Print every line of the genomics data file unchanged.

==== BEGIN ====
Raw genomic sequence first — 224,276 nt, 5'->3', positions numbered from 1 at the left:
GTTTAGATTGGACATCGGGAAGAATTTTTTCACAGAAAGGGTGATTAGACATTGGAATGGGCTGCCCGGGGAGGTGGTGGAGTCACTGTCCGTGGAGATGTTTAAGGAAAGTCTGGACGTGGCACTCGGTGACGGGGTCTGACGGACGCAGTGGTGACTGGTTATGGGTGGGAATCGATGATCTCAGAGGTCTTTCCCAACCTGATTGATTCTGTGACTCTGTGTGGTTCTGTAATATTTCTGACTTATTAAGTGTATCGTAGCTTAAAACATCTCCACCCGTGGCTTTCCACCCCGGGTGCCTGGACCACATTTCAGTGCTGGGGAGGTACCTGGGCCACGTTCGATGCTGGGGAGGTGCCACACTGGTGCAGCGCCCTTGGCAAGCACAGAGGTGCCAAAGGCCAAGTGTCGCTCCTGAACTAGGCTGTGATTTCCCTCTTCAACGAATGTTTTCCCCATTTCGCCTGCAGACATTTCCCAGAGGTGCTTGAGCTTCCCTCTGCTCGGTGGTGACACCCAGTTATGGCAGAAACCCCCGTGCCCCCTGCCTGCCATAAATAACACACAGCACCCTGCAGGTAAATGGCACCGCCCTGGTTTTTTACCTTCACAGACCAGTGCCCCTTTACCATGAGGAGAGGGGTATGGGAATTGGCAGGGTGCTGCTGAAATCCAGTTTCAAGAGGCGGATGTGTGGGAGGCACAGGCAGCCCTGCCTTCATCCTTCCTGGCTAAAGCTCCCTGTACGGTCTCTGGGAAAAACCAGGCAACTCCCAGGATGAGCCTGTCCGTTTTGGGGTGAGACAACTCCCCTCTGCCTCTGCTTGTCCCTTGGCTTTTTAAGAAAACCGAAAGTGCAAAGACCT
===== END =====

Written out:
Raw genomic sequence first — 224,276 nt, 5'->3', positions numbered from 1 at the left:
GTTTAGATTGGACATCGGGAAGAATTTTTTCACAGAAAGGGTGATTAGACATTGGAATGGGCTGCCCGGGGAGGTGGTGGAGTCACTGTCCGTGGAGATGTTTAAGGAAAGTCTGGACGTGGCACTCGGTGACGGGGTCTGACGGACGCAGTGGTGACTGGTTATGGGTGGGAATCGATGATCTCAGAGGTCTTTCCCAACCTGATTGATTCTGTGACTCTGTGTGGTTCTGTAATATTTCTGACTTATTAAGTGTATCGTAGCTTAAAACATCTCCACCCGTGGCTTTCCACCCCGGGTGCCTGGACCACATTTCAGTGCTGGGGAGGTACCTGGGCCACGTTCGATGCTGGGGAGGTGCCACACTGGTGCAGCGCCCTTGGCAAGCACAGAGGTGCCAAAGGCCAAGTGTCGCTCCTGAACTAGGCTGTGATTTCCCTCTTCAACGAATGTTTTCCCCATTTCGCCTGCAGACATTTCCCAGAGGTGCTTGAGCTTCCCTCTGCTCGGTGGTGACACCCAGTTATGGCAGAAACCCCCGTGCCCCCTGCCTGCCATAAATAACACACAGCACCCTGCAGGTAAATGGCACCGCCCTGGTTTTTTACCTTCACAGACCAGTGCCCCTTTACCATGAGGAGAGGGGTATGGGAATTGGCAGGGTGCTGCTGAAATCCAGTTTCAAGAGGCGGATGTGTGGGAGGCACAGGCAGCCCTGCCTTCATCCTTCCTGGCTAAAGCTCCCTGTACGGTCTCTGGGAAAAACCAGGCAACTCCCAGGATGAGCCTGTCCGTTTTGGGGTGAGACAACTCCCCTCTGCCTCTGCTTGTCCCTTGGCTTTTTAAGAAAACCGAAAGTGCAAAGACCT